NASW Pioneers Biography Index


The National Association of Social Workers Foundation is pleased to present the NASW Social Work Pioneers®. NASW Pioneers are social workers who have explored new territories and built outposts for human services on many frontiers. Some are well known, while others are less famous outside their immediate colleagues, and the region where they live and work. But each one has made an important contribution to the social work profession, and to social policies through service, teaching, writing, research, program development, administration, or legislation.

The NASW Pioneers have paved the way for thousands of other social workers to contribute to the betterment of the human condition; and they are are role models for future generations of social workers. The NASW Foundation has made every effort to provide accurate Pioneer biographies.  Please contact us at naswfoundation@socialworkers.org to provide missing information, or to correct inaccurate information. It is very important to us to correctly tell these important stories and preserve our history.  Please note, an asterisk attached to a name reflects Pioneers who have passed away. All NASW Social Work Pioneers® Bios are Copyright © 2019 National Association of Social Workers Foundation. All Rights Reserved.

    
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Porter Lee Photo
Porter Raymond Lee* (1879-1939)

In 1903, upon graduation from Cornell, Porter Raymond Lee enrolled in the New York School of Philanthropy, which at that time was the only formal program for social work in the United States. Upon completing the six week course, he began his social work career as Assistant Secretary of the Charity Organization Society of Buffalo. In 1909 he succeeded Mary Richmond as General Secretary for the Society for Organized Charity remaining there until 1912 when he joined the faculty of the New York School of Philanthropy, becoming the Director in 1917 and continuing in that capacity until his retirement in 1938.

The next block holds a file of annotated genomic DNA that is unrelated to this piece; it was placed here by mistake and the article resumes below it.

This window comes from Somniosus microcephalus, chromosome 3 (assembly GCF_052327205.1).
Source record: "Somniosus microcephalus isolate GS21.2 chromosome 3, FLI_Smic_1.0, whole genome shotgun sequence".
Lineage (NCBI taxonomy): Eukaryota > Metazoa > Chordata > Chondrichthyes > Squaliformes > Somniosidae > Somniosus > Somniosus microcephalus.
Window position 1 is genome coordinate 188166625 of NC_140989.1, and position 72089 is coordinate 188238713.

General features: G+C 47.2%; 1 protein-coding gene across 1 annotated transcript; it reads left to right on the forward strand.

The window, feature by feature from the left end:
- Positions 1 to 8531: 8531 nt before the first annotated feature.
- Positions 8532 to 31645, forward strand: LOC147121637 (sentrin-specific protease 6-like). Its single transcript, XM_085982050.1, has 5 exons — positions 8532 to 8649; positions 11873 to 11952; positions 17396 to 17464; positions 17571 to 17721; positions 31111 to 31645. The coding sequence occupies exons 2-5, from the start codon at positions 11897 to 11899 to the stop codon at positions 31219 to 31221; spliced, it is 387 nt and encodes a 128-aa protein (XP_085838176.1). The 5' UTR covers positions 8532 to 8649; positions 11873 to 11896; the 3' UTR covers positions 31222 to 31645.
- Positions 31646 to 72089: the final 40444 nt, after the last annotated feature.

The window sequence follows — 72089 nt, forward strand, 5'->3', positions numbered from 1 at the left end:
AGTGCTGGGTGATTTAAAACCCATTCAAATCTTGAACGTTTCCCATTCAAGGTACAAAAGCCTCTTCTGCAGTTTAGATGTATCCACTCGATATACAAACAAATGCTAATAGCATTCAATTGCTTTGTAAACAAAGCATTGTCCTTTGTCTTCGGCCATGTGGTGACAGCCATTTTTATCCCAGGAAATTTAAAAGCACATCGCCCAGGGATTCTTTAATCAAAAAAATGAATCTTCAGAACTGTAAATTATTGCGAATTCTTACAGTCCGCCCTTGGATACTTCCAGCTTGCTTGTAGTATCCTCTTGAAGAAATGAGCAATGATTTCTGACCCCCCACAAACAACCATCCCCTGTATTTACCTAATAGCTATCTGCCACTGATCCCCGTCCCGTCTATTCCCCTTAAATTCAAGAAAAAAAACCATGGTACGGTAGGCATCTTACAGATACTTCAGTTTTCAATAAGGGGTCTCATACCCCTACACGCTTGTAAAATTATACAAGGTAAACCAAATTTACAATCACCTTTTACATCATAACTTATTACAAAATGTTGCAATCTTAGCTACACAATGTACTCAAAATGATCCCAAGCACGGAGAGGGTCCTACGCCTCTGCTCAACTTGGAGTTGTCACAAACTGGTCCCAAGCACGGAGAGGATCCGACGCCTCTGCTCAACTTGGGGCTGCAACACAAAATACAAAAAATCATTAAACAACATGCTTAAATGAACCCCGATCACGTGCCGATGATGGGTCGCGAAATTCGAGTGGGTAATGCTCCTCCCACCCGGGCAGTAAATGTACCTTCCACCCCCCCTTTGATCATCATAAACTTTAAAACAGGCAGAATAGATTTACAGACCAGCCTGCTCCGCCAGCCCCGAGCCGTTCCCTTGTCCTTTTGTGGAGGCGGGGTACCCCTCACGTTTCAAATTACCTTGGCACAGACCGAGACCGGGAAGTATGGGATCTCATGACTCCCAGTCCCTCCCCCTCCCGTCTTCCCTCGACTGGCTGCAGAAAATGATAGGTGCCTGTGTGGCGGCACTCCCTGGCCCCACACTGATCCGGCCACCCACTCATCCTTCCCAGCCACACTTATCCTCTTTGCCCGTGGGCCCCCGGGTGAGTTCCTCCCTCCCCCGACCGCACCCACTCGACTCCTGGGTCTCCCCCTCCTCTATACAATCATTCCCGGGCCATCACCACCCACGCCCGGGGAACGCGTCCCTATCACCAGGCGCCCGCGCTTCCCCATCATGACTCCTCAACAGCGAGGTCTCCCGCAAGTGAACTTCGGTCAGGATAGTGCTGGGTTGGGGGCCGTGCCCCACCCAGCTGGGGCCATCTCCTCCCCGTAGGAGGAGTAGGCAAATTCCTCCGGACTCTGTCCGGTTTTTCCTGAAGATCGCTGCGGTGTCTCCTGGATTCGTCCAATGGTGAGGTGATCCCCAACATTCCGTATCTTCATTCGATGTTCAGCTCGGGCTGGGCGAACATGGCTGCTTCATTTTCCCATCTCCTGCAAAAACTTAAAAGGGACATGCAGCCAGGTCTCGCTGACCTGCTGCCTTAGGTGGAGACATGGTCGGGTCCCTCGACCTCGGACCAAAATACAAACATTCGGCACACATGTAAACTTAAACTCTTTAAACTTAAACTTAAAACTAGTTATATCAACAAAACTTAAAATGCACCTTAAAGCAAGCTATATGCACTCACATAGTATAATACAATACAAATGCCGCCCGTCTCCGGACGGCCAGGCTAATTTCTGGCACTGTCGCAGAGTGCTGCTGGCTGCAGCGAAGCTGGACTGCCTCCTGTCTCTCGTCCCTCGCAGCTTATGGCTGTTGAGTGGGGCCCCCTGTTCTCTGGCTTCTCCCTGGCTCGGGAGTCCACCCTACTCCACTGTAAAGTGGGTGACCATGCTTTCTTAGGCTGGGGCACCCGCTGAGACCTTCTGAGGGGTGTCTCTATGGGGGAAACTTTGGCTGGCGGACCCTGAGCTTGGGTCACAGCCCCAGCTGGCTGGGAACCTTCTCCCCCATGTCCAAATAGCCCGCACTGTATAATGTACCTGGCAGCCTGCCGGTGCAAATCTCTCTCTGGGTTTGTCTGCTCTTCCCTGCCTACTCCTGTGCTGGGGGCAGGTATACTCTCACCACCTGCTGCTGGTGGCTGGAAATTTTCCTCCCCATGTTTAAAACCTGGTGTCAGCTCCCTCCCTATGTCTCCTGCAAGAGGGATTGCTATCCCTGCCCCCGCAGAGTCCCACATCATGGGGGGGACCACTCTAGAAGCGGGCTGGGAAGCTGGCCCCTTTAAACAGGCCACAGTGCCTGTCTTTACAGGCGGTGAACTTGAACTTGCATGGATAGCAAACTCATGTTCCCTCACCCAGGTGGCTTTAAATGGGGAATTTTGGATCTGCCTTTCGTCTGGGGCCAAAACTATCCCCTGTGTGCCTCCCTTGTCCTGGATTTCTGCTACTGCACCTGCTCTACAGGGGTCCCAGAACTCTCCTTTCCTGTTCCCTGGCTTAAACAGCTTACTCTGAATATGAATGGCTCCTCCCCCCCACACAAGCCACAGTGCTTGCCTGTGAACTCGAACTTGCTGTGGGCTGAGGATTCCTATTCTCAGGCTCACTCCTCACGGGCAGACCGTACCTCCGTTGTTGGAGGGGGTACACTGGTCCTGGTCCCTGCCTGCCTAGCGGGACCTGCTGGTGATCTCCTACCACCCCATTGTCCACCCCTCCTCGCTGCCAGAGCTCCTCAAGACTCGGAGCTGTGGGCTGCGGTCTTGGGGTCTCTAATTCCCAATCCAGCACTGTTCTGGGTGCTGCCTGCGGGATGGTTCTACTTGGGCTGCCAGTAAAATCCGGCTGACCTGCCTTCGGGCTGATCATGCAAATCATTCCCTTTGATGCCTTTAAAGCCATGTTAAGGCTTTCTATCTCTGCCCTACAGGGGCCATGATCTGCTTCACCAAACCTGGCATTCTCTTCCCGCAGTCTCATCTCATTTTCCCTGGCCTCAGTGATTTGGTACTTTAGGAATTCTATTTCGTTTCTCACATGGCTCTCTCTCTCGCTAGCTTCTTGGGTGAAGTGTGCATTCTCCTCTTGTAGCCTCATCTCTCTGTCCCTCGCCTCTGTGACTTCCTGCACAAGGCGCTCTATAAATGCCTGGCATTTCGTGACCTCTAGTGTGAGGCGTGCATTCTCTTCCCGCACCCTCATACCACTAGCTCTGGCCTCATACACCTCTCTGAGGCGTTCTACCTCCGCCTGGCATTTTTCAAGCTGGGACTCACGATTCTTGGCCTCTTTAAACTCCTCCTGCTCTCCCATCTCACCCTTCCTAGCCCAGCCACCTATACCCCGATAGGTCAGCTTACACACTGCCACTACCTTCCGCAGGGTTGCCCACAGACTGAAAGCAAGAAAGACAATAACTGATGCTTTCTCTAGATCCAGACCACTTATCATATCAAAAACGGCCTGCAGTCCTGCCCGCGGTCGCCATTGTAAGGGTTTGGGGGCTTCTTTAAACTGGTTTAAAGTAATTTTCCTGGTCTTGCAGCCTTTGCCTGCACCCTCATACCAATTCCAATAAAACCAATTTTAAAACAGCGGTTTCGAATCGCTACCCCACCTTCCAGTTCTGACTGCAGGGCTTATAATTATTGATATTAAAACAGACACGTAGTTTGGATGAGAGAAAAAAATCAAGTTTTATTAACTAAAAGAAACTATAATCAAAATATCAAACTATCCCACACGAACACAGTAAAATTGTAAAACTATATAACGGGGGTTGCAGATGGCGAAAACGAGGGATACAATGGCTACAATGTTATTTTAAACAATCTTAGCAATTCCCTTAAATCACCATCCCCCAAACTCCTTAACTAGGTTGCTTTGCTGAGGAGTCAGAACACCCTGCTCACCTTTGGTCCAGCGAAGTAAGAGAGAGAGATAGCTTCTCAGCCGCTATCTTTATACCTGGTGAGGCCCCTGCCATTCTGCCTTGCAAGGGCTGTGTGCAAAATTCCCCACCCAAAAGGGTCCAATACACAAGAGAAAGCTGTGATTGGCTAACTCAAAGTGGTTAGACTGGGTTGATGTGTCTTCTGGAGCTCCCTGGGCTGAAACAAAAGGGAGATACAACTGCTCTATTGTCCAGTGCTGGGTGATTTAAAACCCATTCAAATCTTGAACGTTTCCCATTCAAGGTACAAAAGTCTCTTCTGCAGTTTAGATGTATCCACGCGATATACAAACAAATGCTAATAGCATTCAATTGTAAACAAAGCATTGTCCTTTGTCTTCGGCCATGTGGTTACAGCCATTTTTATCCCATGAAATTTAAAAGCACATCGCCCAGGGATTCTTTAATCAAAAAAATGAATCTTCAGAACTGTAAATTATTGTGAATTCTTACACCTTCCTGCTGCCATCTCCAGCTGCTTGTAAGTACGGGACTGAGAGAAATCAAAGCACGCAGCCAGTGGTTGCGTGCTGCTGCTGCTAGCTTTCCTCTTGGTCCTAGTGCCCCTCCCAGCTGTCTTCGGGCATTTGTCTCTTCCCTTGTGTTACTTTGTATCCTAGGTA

In 1919 Lee founded the Association of Schools of Social Work, a forerunner of the Council on Social Work Education (CSWE), responsible for the development of accreditation standards for graduate social work education. A pioneer in social work education, Lee is credited with being the creator of the "case method" of instruction, the primary social work teaching tool. As the Editor of the Milford Conference Report Social Case Work, Generic and Specific (1929), he established a generic theory base for the practice of social case work.

His landmark book, Social Work Cause and Function (1937) explored the tension between broad social problems and the delivery of social work services, concluding that both are the goals of the social work profession. His warmth, outgoing personality, and genuine interest in people contributed to his being recognized as an outstanding classroom teacher. He served as an inspiration for his students and colleagues, encouraging their development, and increased productivity. Lee co-authored two books, Mental Hygiene and Social Work (1929) with Marion Kenworthy, and Social Salvage (1924) with Walter Pettit. His collected speeches and papers on charity organizations are available in the Whitney Young Jr. Memorial Library of Social Work at Columbia University in New York.




Newly Inducted NASW Social Work Pioneer Hortense McClinton 2015

Nominate A New NASW Pioneer

Completed NASW Pioneer nominations can be submitted throughout the year and are reviewed at the June 2021 Pioneer Steering Committee Meeting. To be considered at the June meeting, submit your nomination package by March 31, 2021. To learn more, visit our Pioneer nomination guidelines.


New Pioneers 

In 2020, 16 new Pioneers have been inducted.